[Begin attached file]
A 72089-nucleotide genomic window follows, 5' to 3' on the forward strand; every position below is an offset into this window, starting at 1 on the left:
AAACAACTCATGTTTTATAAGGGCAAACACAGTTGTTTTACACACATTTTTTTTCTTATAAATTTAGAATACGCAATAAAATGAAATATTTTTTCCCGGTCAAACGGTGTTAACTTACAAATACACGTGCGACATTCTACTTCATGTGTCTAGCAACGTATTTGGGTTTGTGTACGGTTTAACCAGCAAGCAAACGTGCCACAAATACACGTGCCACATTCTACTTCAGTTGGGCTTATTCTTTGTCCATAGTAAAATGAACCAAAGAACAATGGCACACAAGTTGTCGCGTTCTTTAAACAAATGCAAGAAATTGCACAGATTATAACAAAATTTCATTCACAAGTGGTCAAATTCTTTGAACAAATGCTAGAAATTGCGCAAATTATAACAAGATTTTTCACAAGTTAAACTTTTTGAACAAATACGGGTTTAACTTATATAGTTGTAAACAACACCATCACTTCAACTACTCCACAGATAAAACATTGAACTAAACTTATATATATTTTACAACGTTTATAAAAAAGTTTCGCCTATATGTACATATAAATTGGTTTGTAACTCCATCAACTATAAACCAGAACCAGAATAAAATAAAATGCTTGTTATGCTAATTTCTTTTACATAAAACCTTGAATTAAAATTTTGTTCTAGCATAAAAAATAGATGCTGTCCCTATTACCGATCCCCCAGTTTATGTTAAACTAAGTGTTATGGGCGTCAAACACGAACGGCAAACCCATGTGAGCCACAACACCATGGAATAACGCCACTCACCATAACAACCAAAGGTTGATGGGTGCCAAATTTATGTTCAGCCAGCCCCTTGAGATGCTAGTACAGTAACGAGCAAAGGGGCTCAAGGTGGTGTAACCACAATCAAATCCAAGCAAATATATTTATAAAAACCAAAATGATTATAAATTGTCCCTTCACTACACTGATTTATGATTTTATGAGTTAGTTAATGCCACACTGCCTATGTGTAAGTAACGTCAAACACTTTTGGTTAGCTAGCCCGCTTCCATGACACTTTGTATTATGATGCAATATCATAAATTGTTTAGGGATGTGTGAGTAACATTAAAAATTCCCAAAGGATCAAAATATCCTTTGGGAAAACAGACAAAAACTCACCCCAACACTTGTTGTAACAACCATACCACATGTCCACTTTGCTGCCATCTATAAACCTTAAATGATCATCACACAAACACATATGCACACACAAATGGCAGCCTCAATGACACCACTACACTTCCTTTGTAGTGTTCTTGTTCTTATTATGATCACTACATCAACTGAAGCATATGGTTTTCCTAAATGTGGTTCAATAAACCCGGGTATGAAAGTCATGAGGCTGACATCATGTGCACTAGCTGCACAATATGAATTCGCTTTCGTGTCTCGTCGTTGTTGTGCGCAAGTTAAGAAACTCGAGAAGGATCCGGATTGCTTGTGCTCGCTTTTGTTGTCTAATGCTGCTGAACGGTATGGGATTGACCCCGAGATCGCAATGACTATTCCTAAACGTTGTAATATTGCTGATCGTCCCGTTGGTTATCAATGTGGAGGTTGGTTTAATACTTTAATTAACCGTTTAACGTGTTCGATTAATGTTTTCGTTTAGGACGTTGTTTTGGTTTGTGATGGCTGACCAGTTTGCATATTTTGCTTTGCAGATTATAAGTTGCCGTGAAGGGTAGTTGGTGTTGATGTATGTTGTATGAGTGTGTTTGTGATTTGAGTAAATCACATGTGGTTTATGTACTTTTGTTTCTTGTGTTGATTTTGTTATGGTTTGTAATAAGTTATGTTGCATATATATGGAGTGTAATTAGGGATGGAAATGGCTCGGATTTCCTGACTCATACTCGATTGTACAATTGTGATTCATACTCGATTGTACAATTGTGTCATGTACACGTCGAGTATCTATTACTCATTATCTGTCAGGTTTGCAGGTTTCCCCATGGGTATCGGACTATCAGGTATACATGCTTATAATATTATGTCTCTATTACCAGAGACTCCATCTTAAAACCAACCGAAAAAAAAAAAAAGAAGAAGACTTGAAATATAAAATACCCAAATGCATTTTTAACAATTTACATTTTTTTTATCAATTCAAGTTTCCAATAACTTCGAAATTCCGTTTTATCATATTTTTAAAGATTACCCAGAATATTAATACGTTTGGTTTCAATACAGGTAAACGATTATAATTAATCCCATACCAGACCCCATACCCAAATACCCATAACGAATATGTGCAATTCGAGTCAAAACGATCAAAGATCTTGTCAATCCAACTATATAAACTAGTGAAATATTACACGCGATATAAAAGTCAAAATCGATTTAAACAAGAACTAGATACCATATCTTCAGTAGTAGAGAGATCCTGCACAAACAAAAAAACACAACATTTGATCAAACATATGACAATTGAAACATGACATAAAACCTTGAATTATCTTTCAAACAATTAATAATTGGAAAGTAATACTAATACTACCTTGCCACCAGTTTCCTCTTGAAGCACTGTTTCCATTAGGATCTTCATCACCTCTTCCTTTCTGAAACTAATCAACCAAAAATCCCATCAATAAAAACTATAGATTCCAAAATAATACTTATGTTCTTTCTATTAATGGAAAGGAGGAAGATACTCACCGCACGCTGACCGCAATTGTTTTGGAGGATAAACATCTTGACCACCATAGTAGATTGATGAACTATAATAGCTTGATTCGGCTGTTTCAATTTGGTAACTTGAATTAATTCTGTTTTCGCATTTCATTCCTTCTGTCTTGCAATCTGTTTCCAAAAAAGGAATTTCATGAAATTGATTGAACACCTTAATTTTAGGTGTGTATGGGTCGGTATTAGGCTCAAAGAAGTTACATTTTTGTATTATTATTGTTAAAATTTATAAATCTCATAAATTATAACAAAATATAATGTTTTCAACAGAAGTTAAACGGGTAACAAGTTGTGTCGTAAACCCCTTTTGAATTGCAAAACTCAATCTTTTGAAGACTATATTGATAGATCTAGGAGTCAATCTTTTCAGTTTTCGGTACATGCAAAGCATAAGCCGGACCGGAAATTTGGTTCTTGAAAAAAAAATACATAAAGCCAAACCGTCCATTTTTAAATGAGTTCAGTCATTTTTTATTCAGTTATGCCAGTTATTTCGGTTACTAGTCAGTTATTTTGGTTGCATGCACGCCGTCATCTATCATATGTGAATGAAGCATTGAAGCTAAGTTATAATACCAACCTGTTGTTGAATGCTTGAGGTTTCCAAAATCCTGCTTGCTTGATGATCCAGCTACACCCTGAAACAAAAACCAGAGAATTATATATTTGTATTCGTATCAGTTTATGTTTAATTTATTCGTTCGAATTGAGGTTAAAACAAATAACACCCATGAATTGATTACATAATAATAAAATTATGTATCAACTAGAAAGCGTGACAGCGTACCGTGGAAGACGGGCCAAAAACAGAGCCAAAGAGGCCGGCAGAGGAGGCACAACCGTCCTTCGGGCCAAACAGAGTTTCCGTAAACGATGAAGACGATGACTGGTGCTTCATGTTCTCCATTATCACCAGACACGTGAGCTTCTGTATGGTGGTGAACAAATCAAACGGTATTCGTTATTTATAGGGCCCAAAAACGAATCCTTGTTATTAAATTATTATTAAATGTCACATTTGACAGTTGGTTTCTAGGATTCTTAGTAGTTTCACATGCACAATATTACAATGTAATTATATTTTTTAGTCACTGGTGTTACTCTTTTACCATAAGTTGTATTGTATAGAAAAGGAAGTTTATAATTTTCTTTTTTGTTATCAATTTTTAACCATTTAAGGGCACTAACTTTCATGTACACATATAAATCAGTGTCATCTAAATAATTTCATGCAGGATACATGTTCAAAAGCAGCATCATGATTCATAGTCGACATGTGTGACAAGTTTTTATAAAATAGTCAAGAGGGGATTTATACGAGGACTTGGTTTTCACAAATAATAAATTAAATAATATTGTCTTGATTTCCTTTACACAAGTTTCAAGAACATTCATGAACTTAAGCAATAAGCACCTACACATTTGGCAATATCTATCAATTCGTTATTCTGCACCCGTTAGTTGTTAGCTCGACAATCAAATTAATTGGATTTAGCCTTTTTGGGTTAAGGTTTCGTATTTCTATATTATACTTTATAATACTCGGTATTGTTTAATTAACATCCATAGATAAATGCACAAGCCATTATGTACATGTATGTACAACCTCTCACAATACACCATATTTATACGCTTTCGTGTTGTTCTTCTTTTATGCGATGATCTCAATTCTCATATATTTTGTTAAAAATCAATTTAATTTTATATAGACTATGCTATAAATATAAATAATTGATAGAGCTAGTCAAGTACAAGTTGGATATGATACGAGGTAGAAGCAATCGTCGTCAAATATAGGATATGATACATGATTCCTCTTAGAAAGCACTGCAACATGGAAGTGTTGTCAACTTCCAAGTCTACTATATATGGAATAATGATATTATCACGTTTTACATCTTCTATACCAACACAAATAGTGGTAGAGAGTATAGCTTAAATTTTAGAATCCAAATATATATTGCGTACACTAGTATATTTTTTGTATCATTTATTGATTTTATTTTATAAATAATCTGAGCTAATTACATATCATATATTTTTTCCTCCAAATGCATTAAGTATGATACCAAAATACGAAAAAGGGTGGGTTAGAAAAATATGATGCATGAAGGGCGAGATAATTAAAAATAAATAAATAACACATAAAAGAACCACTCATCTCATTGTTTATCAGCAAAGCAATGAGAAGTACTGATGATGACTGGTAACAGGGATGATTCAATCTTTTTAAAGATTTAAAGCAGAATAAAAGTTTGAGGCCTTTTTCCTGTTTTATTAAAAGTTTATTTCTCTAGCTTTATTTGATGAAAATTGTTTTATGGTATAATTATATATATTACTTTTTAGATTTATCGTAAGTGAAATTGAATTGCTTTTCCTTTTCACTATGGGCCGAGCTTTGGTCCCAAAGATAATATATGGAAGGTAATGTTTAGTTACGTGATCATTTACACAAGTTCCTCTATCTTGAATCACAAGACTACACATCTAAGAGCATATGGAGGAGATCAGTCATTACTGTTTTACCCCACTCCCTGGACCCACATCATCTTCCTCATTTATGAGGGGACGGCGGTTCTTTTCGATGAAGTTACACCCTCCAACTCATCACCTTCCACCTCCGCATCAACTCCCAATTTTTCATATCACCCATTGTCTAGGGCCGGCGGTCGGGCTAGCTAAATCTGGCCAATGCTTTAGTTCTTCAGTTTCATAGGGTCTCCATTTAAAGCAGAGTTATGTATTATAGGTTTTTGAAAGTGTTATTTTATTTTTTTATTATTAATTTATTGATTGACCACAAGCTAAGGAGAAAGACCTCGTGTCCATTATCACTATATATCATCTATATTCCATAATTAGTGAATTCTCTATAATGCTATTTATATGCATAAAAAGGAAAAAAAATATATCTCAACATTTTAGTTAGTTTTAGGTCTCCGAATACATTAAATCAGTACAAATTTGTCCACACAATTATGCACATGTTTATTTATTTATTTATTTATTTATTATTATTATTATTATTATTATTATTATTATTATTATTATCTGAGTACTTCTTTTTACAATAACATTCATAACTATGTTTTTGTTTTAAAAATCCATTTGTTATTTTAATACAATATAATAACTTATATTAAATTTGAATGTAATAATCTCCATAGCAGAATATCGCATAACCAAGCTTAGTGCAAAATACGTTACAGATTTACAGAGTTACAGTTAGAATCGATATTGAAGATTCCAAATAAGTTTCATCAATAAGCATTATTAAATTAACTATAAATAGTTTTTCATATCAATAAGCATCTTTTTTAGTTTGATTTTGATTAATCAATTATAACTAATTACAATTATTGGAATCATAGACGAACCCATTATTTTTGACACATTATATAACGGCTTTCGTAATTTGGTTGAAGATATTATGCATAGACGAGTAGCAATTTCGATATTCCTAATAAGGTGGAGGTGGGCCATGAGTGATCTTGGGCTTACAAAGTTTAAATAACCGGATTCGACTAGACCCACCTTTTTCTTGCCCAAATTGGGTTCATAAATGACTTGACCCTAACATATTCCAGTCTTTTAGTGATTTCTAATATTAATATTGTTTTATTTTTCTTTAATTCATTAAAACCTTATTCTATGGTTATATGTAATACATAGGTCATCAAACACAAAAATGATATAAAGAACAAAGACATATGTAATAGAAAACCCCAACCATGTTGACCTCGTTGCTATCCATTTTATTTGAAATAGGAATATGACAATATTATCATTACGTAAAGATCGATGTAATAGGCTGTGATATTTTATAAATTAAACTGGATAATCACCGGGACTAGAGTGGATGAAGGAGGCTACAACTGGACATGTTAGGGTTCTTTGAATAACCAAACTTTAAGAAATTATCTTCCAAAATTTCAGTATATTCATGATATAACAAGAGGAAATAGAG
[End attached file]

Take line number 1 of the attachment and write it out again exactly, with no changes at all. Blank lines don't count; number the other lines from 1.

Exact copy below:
A 72089-nucleotide genomic window follows, 5' to 3' on the forward strand; every position below is an offset into this window, starting at 1 on the left: